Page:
As the US population ages, it makes sense that more nurses equipped to care for critically and chronically ill patients will be needed. ICU nurses also may have a high rate of turnover, which means there are regular job openings in this specialty. 

According to the BLS, the median annual wage for a hospital nurse was $88,430 in May 2023. However, nurses with certain educational credentials or work experience can often earn much more. 


Steps to become an ICU nurse

1. Get a nursing education. 

Nursing school is the first step for any nursing candidate. Some nurses have an Associate’s in Nursing (ADN), but employers are increasingly preferring the Bachelor of Science in Nursing (BSN) degree, especially for specialized roles like the ICU. 

You can attend nursing school remotely by choosing an online program. If you already have a bachelor’s degree in another field, you don’t have to start from scratch and get another four-year degree. Accelerated BSN programs (also called ABSNs) allow students to leverage their previous education and graduate from a fully accredited nursing program in 18 to 36 months. 


2. Apply for your nursing license.

Once you have completed your nursing education, you can apply for licensure while you wait for your testing date to take the NCLEX-RN examination. State fees and requirements vary, but you will typically need to submit a licensure fee, submit fingerprints, and agree to a background check. 


3. Pass NCLEX-RN examination.

All registered nurses (RNs) working in the US must pass the NCLEX-RN licensure examination. This test assesses whether you have the knowledge to safely and effectively care for patients in the clinical setting. 


4. Gain work experience with critically ill patients. 

ICU nurses typically have experience working in an acute care or critical care setting. This work experience helps nurses refine their clinical skills as they learn to manage the unique stresses of working with critically ill patients. However, it is worth noting that some hospitals have extended and specialized orientation programs that help new nursing graduates start their careers in the ICU setting.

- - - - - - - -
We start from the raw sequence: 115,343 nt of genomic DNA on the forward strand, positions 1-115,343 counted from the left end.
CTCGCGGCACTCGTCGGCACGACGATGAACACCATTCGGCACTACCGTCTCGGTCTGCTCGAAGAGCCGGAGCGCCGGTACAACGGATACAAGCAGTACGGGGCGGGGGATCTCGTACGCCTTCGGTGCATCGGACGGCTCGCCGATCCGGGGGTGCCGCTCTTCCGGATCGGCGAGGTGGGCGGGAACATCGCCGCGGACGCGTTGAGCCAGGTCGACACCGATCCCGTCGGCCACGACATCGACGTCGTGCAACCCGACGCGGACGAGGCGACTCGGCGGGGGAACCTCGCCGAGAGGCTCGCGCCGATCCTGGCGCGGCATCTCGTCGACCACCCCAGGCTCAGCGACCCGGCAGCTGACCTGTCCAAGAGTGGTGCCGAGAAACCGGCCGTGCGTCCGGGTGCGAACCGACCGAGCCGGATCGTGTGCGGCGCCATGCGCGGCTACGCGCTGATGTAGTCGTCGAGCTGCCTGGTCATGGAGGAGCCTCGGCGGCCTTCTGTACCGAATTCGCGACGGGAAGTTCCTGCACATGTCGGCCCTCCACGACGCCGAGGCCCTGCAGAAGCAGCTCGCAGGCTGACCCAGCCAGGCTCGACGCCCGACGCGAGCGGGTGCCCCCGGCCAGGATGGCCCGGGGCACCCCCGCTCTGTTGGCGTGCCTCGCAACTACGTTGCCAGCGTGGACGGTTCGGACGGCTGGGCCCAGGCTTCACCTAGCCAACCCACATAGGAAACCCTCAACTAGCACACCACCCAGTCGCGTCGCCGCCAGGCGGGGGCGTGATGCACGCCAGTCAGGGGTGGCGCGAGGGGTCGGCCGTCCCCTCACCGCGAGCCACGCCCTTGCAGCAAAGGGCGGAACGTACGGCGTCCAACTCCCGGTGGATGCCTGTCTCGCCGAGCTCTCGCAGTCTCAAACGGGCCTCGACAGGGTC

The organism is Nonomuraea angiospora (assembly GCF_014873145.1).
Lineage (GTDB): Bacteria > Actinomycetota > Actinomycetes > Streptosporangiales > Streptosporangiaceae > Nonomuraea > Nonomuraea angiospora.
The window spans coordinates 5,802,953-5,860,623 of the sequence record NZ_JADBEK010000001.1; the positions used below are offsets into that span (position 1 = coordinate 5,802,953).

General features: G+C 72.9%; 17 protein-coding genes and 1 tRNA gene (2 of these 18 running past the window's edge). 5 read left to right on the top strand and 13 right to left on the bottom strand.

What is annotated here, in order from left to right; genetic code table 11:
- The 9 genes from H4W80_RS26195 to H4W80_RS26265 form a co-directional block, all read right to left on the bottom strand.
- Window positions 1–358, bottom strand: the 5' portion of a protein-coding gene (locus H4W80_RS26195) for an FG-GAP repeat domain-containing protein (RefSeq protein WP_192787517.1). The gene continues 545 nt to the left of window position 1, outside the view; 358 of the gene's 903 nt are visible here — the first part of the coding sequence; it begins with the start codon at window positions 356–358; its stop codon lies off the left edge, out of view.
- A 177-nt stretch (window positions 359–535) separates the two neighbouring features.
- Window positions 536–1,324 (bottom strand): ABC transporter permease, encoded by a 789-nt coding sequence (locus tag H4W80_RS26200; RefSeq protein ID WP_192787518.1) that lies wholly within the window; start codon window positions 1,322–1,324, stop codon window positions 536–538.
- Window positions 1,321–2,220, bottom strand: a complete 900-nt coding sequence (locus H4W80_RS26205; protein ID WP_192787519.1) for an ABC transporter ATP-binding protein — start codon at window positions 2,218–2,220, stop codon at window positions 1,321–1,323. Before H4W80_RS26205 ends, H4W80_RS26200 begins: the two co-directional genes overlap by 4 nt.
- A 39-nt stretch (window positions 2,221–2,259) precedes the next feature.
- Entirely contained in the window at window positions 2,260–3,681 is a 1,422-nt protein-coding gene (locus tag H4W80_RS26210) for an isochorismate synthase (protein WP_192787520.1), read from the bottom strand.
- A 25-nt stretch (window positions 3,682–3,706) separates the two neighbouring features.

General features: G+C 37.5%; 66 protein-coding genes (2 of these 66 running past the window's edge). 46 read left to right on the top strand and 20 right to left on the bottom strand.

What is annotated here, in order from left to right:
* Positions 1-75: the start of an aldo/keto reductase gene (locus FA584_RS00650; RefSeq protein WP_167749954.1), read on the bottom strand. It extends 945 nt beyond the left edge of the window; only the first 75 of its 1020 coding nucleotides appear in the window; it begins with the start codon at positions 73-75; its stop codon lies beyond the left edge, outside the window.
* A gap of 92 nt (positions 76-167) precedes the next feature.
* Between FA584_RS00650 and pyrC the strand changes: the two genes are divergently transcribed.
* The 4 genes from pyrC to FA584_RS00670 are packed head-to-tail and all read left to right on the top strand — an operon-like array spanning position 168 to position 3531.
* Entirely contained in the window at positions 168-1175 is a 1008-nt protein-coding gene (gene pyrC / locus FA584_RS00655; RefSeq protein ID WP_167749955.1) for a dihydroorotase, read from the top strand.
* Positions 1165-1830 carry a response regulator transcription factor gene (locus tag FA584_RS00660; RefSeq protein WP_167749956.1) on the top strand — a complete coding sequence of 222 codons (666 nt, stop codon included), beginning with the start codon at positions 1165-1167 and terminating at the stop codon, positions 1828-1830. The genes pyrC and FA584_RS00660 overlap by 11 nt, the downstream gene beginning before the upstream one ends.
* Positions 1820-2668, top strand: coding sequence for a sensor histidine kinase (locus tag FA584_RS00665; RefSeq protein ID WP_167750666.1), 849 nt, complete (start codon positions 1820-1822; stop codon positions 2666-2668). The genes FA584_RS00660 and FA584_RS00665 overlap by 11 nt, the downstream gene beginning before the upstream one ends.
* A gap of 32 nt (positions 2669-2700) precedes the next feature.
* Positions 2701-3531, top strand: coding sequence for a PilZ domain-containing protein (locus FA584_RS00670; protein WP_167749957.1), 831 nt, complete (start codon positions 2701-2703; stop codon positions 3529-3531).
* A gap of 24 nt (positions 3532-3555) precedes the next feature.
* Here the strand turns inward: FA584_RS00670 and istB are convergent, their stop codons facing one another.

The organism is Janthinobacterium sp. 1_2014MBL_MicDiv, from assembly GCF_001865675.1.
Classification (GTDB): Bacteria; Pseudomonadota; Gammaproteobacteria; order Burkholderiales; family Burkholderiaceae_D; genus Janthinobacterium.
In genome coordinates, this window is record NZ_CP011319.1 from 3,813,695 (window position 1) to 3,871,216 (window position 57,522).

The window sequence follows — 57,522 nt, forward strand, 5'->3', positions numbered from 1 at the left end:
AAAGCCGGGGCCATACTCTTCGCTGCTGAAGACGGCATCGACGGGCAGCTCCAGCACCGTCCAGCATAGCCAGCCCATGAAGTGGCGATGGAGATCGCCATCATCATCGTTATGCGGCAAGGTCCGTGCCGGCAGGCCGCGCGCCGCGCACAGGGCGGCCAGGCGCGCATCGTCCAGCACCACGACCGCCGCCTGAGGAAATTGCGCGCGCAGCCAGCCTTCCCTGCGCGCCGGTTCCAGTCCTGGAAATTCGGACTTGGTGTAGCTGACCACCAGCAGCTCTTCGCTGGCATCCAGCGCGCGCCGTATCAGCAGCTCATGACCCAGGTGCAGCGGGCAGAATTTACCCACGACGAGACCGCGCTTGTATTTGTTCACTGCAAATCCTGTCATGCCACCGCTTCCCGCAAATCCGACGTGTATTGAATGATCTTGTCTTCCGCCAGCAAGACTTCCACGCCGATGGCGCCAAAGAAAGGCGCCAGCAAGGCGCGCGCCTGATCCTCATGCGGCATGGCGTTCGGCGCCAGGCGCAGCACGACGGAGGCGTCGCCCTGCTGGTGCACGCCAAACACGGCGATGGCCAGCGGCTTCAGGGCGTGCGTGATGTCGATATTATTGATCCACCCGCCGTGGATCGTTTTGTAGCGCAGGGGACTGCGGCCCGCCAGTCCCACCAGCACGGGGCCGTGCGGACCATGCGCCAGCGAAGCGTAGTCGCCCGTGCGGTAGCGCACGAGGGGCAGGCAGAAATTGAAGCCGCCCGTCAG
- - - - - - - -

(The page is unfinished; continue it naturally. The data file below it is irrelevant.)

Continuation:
Any ICU nurse will need to be familiar with common medical conditions, manage and administer medications, and implement treatment plans before they begin working in an ICU environment. 


5. Get an ICU nurse certification. 

An ICU nurse certification is an additional educational credential demonstrating a nurse’s qualifications and capabilities in the ICU setting. The Critical Care Registered Nurse (CCRN) and the Certified Critical Care Nurse (CCCN) are two common credentials that allow nurses to work in the ICU setting. Nurses with these certifications must meet an eligibility requirement that includes working a certain number of hours in critical care settings and passing a standardized exam to demonstrate their knowledge.


What to do next 

You can take the first step toward becoming an ICU nurse today. 

Nurses with a BSN degree are well-positioned to apply for ICU nursing jobs. Second-career nurses who earn an ABSN often have a unique level of maturity, self-efficacy, and intentionality that serves them well in an ICU setting. A BSN also provides a foundation to build on as you progress through your nursing career.

You can input your zip code below to see the accelerated BSN programs available in your area. We’ll connect you with one of our advisors who can help you determine the right nursing program for you.